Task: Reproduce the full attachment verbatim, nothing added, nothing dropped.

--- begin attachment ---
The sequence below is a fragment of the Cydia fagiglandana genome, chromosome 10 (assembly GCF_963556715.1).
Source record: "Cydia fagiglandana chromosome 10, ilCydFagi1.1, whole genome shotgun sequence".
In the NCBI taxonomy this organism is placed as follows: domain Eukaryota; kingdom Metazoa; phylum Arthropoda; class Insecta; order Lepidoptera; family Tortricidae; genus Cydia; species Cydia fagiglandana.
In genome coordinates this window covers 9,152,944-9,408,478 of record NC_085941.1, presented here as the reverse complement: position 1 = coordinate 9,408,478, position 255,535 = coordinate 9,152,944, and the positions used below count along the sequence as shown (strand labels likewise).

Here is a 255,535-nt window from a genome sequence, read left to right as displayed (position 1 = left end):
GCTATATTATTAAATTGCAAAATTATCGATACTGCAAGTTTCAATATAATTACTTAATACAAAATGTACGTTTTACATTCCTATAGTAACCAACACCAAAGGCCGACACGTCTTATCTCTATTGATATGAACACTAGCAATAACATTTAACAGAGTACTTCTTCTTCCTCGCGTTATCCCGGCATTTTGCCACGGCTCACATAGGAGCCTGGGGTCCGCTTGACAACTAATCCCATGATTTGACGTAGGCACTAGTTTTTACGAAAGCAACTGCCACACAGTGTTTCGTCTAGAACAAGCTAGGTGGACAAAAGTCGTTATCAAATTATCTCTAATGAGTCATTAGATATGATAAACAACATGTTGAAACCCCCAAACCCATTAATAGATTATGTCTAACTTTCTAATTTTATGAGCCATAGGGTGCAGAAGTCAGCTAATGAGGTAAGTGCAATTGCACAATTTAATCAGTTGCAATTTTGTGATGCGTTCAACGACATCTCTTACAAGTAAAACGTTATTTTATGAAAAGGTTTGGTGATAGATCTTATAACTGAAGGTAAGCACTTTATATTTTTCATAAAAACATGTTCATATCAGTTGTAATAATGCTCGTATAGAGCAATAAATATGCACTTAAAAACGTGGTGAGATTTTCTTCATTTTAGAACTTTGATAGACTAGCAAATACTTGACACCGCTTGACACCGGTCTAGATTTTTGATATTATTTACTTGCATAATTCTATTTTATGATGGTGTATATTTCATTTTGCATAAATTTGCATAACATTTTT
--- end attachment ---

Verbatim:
The sequence below is a fragment of the Cydia fagiglandana genome, chromosome 10 (assembly GCF_963556715.1).
Source record: "Cydia fagiglandana chromosome 10, ilCydFagi1.1, whole genome shotgun sequence".
In the NCBI taxonomy this organism is placed as follows: domain Eukaryota; kingdom Metazoa; phylum Arthropoda; class Insecta; order Lepidoptera; family Tortricidae; genus Cydia; species Cydia fagiglandana.
In genome coordinates this window covers 9,152,944-9,408,478 of record NC_085941.1, presented here as the reverse complement: position 1 = coordinate 9,408,478, position 255,535 = coordinate 9,152,944, and the positions used below count along the sequence as shown (strand labels likewise).

Here is a 255,535-nt window from a genome sequence, read left to right as displayed (position 1 = left end):
GCTATATTATTAAATTGCAAAATTATCGATACTGCAAGTTTCAATATAATTACTTAATACAAAATGTACGTTTTACATTCCTATAGTAACCAACACCAAAGGCCGACACGTCTTATCTCTATTGATATGAACACTAGCAATAACATTTAACAGAGTACTTCTTCTTCCTCGCGTTATCCCGGCATTTTGCCACGGCTCACATAGGAGCCTGGGGTCCGCTTGACAACTAATCCCATGATTTGACGTAGGCACTAGTTTTTACGAAAGCAACTGCCACACAGTGTTTCGTCTAGAACAAGCTAGGTGGACAAAAGTCGTTATCAAATTATCTCTAATGAGTCATTAGATATGATAAACAACATGTTGAAACCCCCAAACCCATTAATAGATTATGTCTAACTTTCTAATTTTATGAGCCATAGGGTGCAGAAGTCAGCTAATGAGGTAAGTGCAATTGCACAATTTAATCAGTTGCAATTTTGTGATGCGTTCAACGACATCTCTTACAAGTAAAACGTTATTTTATGAAAAGGTTTGGTGATAGATCTTATAACTGAAGGTAAGCACTTTATATTTTTCATAAAAACATGTTCATATCAGTTGTAATAATGCTCGTATAGAGCAATAAATATGCACTTAAAAACGTGGTGAGATTTTCTTCATTTTAGAACTTTGATAGACTAGCAAATACTTGACACCGCTTGACACCGGTCTAGATTTTTGATATTATTTACTTGCATAATTCTATTTTATGATGGTGTATATTTCATTTTGCATAAATTTGCATAACATTTTT